In recent decades, there has been increasing appreciation that understanding psychopathology requires explanations referring to mechanisms and processes residing at multiple levels of organization, such that higher-level explanations cannot be reduced to lower-level explanations.1 This appreciation is also underway in the area of psychopharmacology, where there has historically been a tendency to explain mechanisms of actions of psychotropics predominantly in terms of receptor actions and neurotransmitter changes. Psychopharmacological research has already begun to remedy that by incorporating the potential explanatory role of higher-level mechanisms and processes and investigating how psychotropics produce a cascade of effects that links neurotransmitters to neural networks to complex behaviors. A pluralistic approach to psychopharmacology makes these developments explicit and recognizes that a restricted focus on interactions between psychotropic effects and disorder mechanisms at a molecular level ignores vital questions. This Viewpoint reaffirms pluralistic developments in psychopharmacology that embrace interactions at multiple levels via multiple pathways with top-down and bottom-up causal influences. Three key points are as follows.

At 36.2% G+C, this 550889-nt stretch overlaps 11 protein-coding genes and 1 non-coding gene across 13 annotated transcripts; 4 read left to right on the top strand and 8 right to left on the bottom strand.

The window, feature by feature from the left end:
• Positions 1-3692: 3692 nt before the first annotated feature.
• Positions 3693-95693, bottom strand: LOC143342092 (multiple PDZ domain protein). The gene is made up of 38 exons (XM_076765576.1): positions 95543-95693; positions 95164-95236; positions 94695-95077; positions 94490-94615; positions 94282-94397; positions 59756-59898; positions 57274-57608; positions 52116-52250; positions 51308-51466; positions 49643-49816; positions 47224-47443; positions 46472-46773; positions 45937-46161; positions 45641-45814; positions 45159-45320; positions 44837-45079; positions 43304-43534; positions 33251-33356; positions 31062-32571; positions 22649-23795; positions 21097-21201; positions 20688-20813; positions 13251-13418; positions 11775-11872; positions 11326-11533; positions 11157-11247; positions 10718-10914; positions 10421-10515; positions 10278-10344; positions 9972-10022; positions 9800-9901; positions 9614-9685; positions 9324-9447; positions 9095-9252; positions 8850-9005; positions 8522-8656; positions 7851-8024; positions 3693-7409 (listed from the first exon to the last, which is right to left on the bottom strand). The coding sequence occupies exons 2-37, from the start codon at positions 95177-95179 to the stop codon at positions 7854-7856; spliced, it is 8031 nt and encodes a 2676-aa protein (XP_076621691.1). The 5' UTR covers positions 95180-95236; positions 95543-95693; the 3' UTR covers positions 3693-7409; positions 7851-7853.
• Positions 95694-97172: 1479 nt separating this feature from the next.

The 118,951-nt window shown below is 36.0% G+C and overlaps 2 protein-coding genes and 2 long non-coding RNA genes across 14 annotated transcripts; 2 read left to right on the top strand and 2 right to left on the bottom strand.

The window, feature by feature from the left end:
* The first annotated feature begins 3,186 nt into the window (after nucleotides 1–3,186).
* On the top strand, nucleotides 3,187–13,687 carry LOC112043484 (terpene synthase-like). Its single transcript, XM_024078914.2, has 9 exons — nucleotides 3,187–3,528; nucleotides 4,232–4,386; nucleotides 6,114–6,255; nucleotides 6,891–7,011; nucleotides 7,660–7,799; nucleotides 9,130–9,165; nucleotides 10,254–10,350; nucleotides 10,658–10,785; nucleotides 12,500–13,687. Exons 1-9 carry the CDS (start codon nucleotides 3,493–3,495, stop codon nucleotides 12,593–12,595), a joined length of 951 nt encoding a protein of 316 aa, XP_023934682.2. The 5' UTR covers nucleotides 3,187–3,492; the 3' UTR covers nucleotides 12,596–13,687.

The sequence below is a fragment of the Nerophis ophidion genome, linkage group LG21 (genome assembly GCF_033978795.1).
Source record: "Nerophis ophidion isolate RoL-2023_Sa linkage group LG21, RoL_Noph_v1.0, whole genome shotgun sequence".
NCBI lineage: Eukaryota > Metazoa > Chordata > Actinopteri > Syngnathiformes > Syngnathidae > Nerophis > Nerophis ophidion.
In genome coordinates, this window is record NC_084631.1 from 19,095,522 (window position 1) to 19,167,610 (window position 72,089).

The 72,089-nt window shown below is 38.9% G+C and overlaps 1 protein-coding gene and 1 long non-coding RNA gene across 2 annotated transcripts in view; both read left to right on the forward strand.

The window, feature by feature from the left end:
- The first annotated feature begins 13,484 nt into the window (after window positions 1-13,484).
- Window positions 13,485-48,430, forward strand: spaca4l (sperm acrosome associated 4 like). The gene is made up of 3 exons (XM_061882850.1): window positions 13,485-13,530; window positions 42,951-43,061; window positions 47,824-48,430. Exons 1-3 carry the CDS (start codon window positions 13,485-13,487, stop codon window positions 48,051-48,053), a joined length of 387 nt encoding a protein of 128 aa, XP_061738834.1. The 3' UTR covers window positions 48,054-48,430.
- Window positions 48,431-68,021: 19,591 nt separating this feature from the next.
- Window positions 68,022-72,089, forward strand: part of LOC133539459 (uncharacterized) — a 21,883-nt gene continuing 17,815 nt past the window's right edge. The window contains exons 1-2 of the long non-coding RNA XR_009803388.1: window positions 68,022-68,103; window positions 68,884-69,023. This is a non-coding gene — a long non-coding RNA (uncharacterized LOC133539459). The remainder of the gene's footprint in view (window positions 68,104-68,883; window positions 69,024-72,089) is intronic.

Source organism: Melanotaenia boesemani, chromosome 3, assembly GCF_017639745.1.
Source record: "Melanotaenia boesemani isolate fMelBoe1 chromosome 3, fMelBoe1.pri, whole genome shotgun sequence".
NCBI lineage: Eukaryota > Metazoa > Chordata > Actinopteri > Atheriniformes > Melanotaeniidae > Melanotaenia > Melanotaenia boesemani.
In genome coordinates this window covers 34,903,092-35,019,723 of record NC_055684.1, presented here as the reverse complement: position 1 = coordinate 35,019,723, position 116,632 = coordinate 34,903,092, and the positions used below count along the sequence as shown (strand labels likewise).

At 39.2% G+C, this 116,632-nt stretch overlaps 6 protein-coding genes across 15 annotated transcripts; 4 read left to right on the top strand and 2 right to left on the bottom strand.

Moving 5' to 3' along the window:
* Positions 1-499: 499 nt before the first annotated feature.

Aftab A, Stein DJ. Psychopharmacology and Explanatory Pluralism. JAMA Psychiatry. 2022;79(6):522–523. doi:10.1001/jamapsychiatry.2022.0470
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